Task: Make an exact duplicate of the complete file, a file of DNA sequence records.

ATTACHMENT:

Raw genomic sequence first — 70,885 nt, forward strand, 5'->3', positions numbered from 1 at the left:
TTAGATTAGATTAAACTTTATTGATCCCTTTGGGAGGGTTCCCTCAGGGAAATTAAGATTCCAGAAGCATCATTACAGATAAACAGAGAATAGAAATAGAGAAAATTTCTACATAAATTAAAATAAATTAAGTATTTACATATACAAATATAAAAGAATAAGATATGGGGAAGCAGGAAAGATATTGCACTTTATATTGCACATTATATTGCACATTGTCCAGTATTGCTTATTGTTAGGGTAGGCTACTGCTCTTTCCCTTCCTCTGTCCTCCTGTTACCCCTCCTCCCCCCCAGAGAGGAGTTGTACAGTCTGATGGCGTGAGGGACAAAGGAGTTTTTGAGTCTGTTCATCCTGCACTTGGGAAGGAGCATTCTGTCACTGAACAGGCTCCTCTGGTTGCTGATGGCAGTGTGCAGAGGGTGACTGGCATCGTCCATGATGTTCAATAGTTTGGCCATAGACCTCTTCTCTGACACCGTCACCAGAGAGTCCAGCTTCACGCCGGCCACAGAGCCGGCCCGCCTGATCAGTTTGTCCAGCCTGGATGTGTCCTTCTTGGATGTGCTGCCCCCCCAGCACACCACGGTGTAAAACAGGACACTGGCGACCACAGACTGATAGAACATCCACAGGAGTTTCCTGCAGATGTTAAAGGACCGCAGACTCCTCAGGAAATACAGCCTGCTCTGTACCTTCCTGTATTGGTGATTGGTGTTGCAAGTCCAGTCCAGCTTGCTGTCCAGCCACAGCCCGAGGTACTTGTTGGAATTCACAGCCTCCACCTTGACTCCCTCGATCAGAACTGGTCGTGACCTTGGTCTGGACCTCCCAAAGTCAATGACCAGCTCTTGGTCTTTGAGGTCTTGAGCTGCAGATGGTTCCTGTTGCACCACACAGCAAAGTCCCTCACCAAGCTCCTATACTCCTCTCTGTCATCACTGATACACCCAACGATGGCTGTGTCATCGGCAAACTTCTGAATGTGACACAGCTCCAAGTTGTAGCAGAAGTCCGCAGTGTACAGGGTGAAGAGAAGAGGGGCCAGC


Raw genomic sequence first — 70,885 nt, forward strand, 5'->3', positions numbered from 1 at the left:
TTAGATTAGATTAAACTTTATTGATCCCTTTGGGAGGGTTCCCTCAGGGAAATTAAGATTCCAGAAGCATCATTACAGATAAACAGAGAATAGAAATAGAGAAAATTTCTACATAAATTAAAATAAATTAAGTATTTACATATACAAATATAAAAGAATAAGATATGGGGAAGCAGGAAAGATATTGCACTTTATATTGCACATTATATTGCACATTGTCCAGTATTGCTTATTGTTAGGGTAGGCTACTGCTCTTTCCCTTCCTCTGTCCTCCTGTTACCCCTCCTCCCCCCCAGAGAGGAGTTGTACAGTCTGATGGCGTGAGGGACAAAGGAGTTTTTGAGTCTGTTCATCCTGCACTTGGGAAGGAGCATTCTGTCACTGAACAGGCTCCTCTGGTTGCTGATGGCAGTGTGCAGAGGGTGACTGGCATCGTCCATGATGTTCAATAGTTTGGCCATAGACCTCTTCTCTGACACCGTCACCAGAGAGTCCAGCTTCACGCCGGCCACAGAGCCGGCCCGCCTGATCAGTTTGTCCAGCCTGGATGTGTCCTTCTTGGATGTGCTGCCCCCCCAGCACACCACGGTGTAAAACAGGACACTGGCGACCACAGACTGATAGAACATCCACAGGAGTTTCCTGCAGATGTTAAAGGACCGCAGACTCCTCAGGAAATACAGCCTGCTCTGTACCTTCCTGTATTGGTGATTGGTGTTGCAAGTCCAGTCCAGCTTGCTGTCCAGCCACAGCCCGAGGTACTTGTTGGAATTCACAGCCTCCACCTTGACTCCCTCGATCAGAACTGGTCGTGACCTTGGTCTGGACCTCCCAAAGTCAATGACCAGCTCTTGGTCTTTGAGGTCTTGAGCTGCAGATGGTTCCTGTTGCACCACACAGCAAAGTCCCTCACCAAGCTCCTATACTCCTCTCTGTCATCACTGATACACCCAACGATGGCTGTGTCATCGGCAAACTTCTGAATGTGACACAGCTCCAAGTTGTAGCAGAAGTCCGCAGTGTACAGGGTGAAGAGAAGAGGGGCCAGC